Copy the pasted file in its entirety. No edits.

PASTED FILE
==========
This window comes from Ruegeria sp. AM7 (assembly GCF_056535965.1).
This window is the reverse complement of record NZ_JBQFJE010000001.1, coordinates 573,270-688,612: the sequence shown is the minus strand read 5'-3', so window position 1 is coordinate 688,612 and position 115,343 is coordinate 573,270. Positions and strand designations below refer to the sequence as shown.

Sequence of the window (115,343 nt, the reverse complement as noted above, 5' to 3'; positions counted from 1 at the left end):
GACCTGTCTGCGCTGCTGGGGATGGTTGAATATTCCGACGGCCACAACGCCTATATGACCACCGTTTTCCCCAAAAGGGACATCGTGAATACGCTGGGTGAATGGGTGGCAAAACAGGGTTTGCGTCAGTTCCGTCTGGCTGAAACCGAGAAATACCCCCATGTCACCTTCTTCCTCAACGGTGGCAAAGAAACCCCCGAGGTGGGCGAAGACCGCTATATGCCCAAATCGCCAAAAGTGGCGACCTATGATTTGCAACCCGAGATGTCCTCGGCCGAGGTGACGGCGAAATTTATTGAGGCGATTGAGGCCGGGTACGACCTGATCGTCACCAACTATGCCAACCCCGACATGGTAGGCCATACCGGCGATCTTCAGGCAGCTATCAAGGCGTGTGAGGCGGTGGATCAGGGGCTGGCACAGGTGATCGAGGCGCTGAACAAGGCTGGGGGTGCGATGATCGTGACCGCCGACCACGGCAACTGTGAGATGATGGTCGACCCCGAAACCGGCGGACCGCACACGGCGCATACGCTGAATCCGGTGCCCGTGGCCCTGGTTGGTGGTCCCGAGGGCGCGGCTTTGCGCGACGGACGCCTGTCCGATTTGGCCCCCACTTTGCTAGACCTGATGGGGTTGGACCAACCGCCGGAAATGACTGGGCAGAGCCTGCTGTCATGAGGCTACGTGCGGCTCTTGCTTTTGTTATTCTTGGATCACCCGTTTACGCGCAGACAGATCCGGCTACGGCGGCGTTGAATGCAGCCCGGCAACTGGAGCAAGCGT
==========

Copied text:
This window comes from Ruegeria sp. AM7 (assembly GCF_056535965.1).
This window is the reverse complement of record NZ_JBQFJE010000001.1, coordinates 573,270-688,612: the sequence shown is the minus strand read 5'-3', so window position 1 is coordinate 688,612 and position 115,343 is coordinate 573,270. Positions and strand designations below refer to the sequence as shown.

Sequence of the window (115,343 nt, the reverse complement as noted above, 5' to 3'; positions counted from 1 at the left end):
GACCTGTCTGCGCTGCTGGGGATGGTTGAATATTCCGACGGCCACAACGCCTATATGACCACCGTTTTCCCCAAAAGGGACATCGTGAATACGCTGGGTGAATGGGTGGCAAAACAGGGTTTGCGTCAGTTCCGTCTGGCTGAAACCGAGAAATACCCCCATGTCACCTTCTTCCTCAACGGTGGCAAAGAAACCCCCGAGGTGGGCGAAGACCGCTATATGCCCAAATCGCCAAAAGTGGCGACCTATGATTTGCAACCCGAGATGTCCTCGGCCGAGGTGACGGCGAAATTTATTGAGGCGATTGAGGCCGGGTACGACCTGATCGTCACCAACTATGCCAACCCCGACATGGTAGGCCATACCGGCGATCTTCAGGCAGCTATCAAGGCGTGTGAGGCGGTGGATCAGGGGCTGGCACAGGTGATCGAGGCGCTGAACAAGGCTGGGGGTGCGATGATCGTGACCGCCGACCACGGCAACTGTGAGATGATGGTCGACCCCGAAACCGGCGGACCGCACACGGCGCATACGCTGAATCCGGTGCCCGTGGCCCTGGTTGGTGGTCCCGAGGGCGCGGCTTTGCGCGACGGACGCCTGTCCGATTTGGCCCCCACTTTGCTAGACCTGATGGGGTTGGACCAACCGCCGGAAATGACTGGGCAGAGCCTGCTGTCATGAGGCTACGTGCGGCTCTTGCTTTTGTTATTCTTGGATCACCCGTTTACGCGCAGACAGATCCGGCTACGGCGGCGTTGAATGCAGCCCGGCAACTGGAGCAAGCGT